The pronoun she can also be used to refer to an unspecified person, as in If you see someone in trouble, help her.[a]

  • If either your mother or father would like to discuss it, I'll talk to her.

Non-human she[edit]

She has traditionally been used for ships, but can also be used for other inanimate objects of significance to the owner.[7]

She can also be used for countries as political entities, but not as geographical entities.[1]: 487 

  • Canada really found her place in the world during WWII.
  • Canada's prairies are grassland, and she has five great lakes in Ontario.

Many English style guides discourage the use of she for countries or inanimate objects;[7][8] such use may be considered dated or sexist.[9][10]


"She" may refer to a particular goddess or to a monotheistic God when regarded as female. In this case it may be written "She" with reverential capitalization.


According to the OED, the following pronunciations are used:

Form Plain Unstressed Recording
she (UK) /ʃiː/

(US) /ʃi/



female speaker with US accent
her (UK) /həː/

(US) /hər/



female speaker with US accent
hers (UK) /həːz/

(US) /hərz/

female speaker with US accent
herself (UK) /həːˈsɛlf/

(US) /hərˈsɛlf/

female speaker with US accent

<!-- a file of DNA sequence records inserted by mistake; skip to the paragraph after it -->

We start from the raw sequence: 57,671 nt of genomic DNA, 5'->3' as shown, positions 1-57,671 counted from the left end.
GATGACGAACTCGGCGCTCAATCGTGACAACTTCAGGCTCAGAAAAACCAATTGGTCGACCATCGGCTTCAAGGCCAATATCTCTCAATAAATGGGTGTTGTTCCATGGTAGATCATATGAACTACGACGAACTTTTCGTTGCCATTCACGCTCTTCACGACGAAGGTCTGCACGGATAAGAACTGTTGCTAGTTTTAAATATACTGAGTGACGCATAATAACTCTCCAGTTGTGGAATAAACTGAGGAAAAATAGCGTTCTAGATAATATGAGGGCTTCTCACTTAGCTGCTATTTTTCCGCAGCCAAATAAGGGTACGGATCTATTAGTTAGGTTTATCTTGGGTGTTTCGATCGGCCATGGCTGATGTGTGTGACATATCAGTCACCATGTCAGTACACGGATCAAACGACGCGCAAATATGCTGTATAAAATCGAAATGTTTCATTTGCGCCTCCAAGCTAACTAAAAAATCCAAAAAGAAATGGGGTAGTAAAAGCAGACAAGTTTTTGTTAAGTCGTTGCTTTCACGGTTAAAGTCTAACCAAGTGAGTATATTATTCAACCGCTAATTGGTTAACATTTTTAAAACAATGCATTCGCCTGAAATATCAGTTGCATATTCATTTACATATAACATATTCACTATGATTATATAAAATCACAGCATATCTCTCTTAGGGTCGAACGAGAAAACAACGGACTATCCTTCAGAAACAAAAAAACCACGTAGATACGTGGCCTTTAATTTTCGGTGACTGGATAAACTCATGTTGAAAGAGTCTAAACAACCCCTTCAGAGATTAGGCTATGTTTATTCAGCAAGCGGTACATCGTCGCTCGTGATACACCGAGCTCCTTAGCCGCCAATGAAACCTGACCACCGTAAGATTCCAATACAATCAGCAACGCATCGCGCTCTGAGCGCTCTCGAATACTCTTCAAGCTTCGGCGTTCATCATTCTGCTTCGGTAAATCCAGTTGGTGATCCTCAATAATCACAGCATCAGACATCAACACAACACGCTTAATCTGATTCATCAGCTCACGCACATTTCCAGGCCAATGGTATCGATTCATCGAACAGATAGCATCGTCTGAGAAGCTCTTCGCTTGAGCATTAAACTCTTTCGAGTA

In 1999, she was selected as the word of the millennium by the American Dialect Society.[11]

See also[edit]


  1. ^ See § Gender, above.


  1. ^ a b c d Huddleston, Rodney; Pullum, Geoffrey K. (2002). The Cambridge grammar of the English language. Cambridge University Press.
  2. ^ Lass, Roger, ed. (1999). The Cambridge history of the English Language: Volume III 1476–1776. Cambridge: Cambridge University Press.
  3. ^ "it | Origin and meaning of it by Online Etymology Dictionary". www.etymonline.com. Retrieved 20 March 2021.
  4. ^ a b c d e f Blake, Norman, ed. (1992). The Cambridge history of the English Language: Volume II 1066–1476. Cambridge: Cambridge University Press.
  5. ^ "she | Origin and meaning of she by Online Etymology Dictionary". www.etymonline.com. Retrieved 23 March 2021.
  6. ^ "herself | Origin and meaning of herself by Online Etymology Dictionary". www.etymonline.com. Retrieved 23 March 2021.
  7. ^ a b Curzan, Anne (2003). "Third-person pronouns in the gender shift: why is that ship a she?". Gender Shifts in the History of English. Cambridge: Cambridge University Press.
  8. ^ "8.118: Pronouns referring to vessels". Chicago Manual of Style. Retrieved 8 March 2022. When a pronoun is used to refer to a vessel, the neuter it or its (rather than she or her) is preferred.
  9. ^ Siegal, Allan M. (2015). The New York Times Manual of Style and Usage (Fifth ed.). New York. p. 257. ISBN 9781101905449. Use it and its in reference to countries, ships and boats. In such contexts, she, her and hers evoke dated stereotypes of the roles of women and men.{{cite book}}: CS1 maint: location missing publisher (link)
  10. ^ DeFronzo, James; Gill, Jungyun (2020). Social Problems and Social Movements. Rowman & Littlefield. p. 146. ISBN 9781442221550.
  11. ^ "1999 Words of the Year, Word of the 1990s, Word of the 20th Century, Word of the Millennium". American Dialect Society. 13 January 2000. Retrieved 24 March 2021.